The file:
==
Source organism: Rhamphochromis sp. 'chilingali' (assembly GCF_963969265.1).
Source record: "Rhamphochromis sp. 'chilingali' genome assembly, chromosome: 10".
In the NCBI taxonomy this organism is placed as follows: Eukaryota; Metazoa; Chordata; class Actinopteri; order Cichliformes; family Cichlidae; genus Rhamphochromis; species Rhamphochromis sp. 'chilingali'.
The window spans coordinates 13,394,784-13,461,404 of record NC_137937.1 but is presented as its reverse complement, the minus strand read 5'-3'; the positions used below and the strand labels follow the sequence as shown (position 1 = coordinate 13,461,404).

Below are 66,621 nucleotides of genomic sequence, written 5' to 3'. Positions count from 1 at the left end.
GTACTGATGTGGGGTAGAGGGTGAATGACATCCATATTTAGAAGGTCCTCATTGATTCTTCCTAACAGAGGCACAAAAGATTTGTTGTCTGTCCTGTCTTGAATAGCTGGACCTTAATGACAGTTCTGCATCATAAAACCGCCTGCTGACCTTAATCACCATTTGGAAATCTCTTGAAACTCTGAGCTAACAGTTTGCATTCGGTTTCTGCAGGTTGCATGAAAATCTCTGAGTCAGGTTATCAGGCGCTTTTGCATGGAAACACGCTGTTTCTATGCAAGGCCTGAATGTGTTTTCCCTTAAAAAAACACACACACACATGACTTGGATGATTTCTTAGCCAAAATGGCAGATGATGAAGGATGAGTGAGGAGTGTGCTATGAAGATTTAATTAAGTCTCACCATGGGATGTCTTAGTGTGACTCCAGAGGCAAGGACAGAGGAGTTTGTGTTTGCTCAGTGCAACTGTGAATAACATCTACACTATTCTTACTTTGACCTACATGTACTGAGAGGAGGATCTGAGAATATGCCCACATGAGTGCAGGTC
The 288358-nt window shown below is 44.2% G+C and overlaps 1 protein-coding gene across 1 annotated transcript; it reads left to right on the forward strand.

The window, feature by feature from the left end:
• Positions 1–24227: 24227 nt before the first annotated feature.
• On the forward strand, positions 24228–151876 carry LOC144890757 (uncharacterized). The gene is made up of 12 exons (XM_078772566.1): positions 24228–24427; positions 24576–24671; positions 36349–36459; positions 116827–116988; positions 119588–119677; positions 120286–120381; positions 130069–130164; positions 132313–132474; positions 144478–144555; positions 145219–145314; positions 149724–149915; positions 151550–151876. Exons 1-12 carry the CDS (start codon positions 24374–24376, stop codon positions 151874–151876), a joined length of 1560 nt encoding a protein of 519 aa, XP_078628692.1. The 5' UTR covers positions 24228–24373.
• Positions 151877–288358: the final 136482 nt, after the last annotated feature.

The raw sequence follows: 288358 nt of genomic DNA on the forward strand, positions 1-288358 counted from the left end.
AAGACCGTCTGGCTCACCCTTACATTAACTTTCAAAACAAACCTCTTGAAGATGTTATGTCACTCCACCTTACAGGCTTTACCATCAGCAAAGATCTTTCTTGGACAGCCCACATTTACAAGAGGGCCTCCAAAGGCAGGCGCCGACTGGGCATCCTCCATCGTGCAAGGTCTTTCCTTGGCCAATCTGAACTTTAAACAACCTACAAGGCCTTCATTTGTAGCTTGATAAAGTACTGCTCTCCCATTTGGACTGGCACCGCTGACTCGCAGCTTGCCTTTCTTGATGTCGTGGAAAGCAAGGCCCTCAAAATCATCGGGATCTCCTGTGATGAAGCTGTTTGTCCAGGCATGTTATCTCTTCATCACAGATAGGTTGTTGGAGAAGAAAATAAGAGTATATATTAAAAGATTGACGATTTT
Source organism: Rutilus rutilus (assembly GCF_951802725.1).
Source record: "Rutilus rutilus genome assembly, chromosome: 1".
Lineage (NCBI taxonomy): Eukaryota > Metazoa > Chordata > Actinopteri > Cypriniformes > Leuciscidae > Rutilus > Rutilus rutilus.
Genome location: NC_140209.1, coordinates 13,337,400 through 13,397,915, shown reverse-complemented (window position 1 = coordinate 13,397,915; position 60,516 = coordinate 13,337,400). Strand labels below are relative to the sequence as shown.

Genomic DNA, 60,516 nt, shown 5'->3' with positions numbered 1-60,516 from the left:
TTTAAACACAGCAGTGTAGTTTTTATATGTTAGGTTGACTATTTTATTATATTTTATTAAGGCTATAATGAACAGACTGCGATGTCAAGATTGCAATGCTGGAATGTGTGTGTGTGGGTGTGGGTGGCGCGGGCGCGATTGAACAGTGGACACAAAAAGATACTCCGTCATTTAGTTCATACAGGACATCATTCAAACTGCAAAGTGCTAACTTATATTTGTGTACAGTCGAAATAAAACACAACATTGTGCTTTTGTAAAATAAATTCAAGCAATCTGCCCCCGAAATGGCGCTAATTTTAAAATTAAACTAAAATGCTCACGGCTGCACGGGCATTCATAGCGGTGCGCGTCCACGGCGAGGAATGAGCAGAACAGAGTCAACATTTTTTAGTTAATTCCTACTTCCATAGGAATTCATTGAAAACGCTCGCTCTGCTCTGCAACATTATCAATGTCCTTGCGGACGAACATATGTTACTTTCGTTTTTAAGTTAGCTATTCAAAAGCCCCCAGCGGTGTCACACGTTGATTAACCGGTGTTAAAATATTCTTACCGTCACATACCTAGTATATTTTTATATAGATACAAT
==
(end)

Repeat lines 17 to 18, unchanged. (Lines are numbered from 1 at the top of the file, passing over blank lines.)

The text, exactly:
Genome location: NC_140209.1, coordinates 13,337,400 through 13,397,915, shown reverse-complemented (window position 1 = coordinate 13,397,915; position 60,516 = coordinate 13,337,400). Strand labels below are relative to the sequence as shown.

Genomic DNA, 60,516 nt, shown 5'->3' with positions numbered 1-60,516 from the left: